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What Goes Into Influencer Rates?

What is the monetary value of influencer marketing? It’s a question we get asked all the time, especially when it comes to allocating budgets toward influencer programs.

After all, influencer marketing has been heralded as a way to receive a strong return on investment for smaller budgets than traditional advertising requires. So why are influencer rates all over the place, and why can it seem so expensive to launch an influencer campaign? Let’s break it down:

Know what goes into influencer fees

When you book an influencer, you are paying for:

  • Photography/Videography
  • Model(s)
  • Creative direction
  • Location
  • Photo/video editing
  • Copywriting
  • Agency fees (potentially)
  • Usage rights (potentially)
  • Exclusivity (potentially)

All within that one influencer fee, whereas those costs are spread over multiple departments, employees, and outside services for most companies.

While many companies measure traditional marketing efforts in terms of CPM, that metric traditionally only accounts for media fees. When calculating influencer CPM, you must also account for influencer, agency, production, usage, and exclusivity fees in addition to media fees, so it’s a bit of an apples-to-oranges comparison.

Additional factors can also have an impact on what an influencer charges for a project:

  • Scope of work
  • Production costs
  • Exclusivity and usage rights
  • Brand affinity
  • Influencer demand
  • Caliber of influencer
  • Engagement and conversion rates
  • Niche

There is no formula for influencer rates.

Each influencer has the ability to set their own price for branded content, combining both quantitative (following, engagement metrics) and qualitative (demand, brand affinity) factors to determine what they charge. This is why you can speak to two influencers who on paper have near-identical profiles and present two varied fees for the same project.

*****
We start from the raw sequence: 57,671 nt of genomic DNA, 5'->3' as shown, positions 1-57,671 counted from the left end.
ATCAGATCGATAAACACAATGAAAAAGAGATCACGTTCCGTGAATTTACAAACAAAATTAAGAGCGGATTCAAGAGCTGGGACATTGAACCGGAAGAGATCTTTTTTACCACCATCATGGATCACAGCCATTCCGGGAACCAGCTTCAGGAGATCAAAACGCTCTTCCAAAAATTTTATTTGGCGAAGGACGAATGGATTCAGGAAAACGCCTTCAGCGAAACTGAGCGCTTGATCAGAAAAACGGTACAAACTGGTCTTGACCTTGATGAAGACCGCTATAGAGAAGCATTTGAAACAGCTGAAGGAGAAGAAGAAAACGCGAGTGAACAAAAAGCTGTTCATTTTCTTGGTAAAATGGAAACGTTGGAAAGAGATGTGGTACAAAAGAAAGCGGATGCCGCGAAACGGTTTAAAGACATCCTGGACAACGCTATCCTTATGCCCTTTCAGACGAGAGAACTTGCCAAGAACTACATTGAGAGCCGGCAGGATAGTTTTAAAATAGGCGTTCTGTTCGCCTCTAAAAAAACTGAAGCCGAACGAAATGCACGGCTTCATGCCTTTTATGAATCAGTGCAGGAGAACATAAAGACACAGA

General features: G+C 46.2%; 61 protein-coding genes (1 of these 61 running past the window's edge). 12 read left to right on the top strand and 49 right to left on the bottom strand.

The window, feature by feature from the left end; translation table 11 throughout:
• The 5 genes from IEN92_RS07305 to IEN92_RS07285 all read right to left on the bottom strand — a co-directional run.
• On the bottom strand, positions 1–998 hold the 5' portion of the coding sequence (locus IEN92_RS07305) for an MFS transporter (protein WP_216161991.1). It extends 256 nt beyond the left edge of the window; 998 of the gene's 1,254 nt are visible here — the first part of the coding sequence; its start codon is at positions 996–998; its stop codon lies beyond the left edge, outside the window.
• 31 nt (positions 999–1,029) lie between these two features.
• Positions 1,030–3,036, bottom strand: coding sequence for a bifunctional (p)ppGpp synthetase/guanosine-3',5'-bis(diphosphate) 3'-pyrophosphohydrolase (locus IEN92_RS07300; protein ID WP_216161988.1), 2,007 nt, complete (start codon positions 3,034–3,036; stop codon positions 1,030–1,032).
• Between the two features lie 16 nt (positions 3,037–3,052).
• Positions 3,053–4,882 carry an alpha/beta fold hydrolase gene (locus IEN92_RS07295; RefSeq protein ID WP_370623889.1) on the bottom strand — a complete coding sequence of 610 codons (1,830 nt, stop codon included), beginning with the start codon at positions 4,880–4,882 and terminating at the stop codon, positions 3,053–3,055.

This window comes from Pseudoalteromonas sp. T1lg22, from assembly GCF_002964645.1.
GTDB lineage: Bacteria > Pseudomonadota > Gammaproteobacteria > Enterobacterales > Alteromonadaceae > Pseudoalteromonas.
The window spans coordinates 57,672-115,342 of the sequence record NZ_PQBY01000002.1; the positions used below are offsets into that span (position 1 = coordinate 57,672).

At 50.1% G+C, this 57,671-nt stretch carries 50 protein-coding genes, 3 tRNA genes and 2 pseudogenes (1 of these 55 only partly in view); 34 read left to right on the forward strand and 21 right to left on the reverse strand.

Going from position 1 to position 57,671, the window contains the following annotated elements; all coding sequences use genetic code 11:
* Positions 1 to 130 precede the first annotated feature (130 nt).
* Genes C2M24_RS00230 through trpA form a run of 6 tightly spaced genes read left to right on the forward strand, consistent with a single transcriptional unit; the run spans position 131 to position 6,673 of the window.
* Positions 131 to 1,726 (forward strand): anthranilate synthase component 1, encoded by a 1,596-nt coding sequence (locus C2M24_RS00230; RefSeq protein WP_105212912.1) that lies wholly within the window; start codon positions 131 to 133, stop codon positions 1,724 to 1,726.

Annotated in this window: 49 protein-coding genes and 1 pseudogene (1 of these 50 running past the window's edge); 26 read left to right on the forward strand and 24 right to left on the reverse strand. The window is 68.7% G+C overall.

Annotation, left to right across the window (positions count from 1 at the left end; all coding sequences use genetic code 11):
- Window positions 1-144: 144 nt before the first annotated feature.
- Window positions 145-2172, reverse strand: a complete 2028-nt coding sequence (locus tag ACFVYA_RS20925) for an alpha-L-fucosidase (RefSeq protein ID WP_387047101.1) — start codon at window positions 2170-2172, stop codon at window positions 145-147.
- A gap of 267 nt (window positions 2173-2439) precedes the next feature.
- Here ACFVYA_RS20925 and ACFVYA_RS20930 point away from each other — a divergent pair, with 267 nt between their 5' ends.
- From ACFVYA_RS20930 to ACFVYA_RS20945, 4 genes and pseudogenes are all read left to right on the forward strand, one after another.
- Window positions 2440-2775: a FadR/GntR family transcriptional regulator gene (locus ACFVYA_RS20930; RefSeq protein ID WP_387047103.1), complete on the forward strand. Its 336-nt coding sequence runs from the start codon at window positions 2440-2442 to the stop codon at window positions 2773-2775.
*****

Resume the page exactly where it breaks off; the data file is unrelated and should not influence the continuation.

Working with an agency such as The Digital Dept. will help you understand the larger landscape of influencer rates. While there isn’t one “industry standard” for determining rates, we continuously monitor project fees in this ever-changing industry and can help you separate the realistic numbers from the outrageous.

Provide clear and fair payment terms.

Paid partnerships are the main source of income for many influencers, so it is important to present clear and fair payment terms when partnering with influencers. For one-off partnerships, a net-30 or net-60 payment is typical, but for larger programs, we suggest being flexible with payment terms to ensure creators are receiving compensation in a timely manner. This may come in the form of 50/50 payment terms so that influencers aren’t waiting until the program is complete to receive any payment.

Including payment terms that are fair and get influencers compensated in a timely manner will only improve your reputation amongst influencers and help keep the influencer marketing industry transparent and fair for all.